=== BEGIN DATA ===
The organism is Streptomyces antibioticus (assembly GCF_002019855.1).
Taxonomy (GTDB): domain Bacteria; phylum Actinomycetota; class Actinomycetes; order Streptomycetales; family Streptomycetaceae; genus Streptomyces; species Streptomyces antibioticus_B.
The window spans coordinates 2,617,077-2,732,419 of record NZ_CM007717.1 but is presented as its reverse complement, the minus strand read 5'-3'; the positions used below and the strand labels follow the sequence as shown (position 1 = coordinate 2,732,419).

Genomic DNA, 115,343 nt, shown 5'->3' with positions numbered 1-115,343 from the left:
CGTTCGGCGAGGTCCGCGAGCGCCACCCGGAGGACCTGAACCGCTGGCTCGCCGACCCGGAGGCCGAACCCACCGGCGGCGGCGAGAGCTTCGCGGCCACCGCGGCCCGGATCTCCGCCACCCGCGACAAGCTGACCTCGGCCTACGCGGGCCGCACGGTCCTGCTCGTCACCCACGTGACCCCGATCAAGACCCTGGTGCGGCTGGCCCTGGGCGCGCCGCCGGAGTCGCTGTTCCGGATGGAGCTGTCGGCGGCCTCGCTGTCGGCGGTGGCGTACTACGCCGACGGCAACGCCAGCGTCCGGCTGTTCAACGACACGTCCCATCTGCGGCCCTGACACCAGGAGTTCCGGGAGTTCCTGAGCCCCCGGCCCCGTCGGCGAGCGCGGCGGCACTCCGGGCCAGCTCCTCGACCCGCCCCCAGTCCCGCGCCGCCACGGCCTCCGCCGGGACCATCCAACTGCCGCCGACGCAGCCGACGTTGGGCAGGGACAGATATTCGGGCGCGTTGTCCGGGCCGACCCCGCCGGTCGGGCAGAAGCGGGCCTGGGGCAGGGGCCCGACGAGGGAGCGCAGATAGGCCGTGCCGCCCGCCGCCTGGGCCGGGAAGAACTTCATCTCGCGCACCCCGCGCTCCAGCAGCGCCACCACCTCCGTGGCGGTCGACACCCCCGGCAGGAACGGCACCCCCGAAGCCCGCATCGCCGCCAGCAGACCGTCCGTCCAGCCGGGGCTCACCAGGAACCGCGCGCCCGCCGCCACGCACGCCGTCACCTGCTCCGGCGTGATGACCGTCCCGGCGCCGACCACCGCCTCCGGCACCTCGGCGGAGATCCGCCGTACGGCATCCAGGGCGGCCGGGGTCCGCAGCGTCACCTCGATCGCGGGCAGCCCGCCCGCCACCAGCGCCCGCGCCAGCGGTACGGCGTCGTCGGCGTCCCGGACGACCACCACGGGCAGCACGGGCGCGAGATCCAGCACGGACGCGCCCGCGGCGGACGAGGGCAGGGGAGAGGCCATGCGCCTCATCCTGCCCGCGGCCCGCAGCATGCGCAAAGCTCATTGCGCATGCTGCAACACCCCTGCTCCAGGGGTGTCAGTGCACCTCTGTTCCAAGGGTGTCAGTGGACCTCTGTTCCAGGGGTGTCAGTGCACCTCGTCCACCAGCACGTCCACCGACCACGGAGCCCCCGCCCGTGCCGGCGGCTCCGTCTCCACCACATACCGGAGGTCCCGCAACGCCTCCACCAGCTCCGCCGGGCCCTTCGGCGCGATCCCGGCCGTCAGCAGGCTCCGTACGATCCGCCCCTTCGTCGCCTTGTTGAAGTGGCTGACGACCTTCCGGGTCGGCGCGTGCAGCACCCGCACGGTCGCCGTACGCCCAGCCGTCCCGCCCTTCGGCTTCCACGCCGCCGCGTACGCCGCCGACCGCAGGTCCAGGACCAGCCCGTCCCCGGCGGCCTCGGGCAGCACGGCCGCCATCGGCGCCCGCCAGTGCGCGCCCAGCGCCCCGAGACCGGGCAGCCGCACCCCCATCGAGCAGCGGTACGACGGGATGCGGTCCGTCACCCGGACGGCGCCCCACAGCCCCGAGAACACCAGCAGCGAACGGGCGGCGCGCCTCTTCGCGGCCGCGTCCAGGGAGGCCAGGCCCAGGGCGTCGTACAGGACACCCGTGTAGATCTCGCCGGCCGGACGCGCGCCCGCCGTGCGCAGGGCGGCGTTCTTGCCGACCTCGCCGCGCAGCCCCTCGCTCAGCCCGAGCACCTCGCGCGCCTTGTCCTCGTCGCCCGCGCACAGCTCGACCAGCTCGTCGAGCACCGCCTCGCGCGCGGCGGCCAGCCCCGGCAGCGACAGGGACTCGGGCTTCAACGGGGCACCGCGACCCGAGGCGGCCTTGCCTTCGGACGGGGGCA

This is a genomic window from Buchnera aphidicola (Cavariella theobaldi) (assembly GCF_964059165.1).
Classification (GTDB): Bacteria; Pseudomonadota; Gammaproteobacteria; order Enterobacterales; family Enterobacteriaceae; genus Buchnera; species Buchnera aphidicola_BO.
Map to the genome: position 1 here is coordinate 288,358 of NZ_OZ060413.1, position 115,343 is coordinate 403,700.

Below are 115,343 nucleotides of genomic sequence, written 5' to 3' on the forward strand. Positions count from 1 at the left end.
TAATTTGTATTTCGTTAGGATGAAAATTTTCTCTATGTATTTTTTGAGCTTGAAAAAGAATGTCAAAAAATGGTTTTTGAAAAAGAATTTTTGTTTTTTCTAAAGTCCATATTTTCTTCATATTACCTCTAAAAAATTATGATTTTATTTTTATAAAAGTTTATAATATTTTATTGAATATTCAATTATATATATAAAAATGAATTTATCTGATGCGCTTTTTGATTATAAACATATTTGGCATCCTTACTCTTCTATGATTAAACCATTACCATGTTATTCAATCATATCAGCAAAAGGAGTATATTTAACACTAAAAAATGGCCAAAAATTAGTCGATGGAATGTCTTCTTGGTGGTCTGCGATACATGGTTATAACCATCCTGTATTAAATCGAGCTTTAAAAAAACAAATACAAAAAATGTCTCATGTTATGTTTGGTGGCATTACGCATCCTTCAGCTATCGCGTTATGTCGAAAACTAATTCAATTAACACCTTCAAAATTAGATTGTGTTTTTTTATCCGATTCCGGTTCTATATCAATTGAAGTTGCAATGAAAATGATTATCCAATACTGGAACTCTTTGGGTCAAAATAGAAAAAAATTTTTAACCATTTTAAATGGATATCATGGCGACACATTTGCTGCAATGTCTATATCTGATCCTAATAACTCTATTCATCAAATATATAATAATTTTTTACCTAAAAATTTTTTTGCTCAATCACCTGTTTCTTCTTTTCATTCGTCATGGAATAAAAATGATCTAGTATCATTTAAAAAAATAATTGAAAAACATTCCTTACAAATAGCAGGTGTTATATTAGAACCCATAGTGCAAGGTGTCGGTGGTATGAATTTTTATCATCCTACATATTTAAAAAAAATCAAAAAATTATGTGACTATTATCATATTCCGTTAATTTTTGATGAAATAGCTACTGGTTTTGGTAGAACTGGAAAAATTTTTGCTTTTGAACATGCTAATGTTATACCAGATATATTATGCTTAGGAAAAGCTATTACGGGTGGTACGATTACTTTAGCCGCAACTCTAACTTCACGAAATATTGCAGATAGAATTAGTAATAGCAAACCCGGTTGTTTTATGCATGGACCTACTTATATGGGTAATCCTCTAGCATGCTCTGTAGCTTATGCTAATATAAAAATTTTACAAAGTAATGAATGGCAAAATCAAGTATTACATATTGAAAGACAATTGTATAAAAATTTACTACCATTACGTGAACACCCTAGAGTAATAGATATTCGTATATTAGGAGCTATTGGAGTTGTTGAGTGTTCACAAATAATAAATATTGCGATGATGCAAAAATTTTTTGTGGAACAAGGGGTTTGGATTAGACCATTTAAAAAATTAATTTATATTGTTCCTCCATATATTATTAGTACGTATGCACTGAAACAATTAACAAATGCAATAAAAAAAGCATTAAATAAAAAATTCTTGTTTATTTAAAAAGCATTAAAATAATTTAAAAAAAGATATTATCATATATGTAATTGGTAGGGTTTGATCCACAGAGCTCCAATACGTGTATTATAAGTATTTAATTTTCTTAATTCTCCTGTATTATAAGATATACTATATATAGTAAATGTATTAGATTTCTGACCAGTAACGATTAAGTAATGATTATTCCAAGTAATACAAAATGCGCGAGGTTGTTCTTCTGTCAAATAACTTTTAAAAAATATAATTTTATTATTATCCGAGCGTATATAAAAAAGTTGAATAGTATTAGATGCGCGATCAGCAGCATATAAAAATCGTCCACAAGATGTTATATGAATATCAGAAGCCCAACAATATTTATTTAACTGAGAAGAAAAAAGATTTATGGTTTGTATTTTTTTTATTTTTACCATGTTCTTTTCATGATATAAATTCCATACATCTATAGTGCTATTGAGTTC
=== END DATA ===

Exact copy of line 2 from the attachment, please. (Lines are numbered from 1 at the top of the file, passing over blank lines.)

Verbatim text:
Taxonomy (GTDB): domain Bacteria; phylum Actinomycetota; class Actinomycetes; order Streptomycetales; family Streptomycetaceae; genus Streptomyces; species Streptomyces antibioticus_B.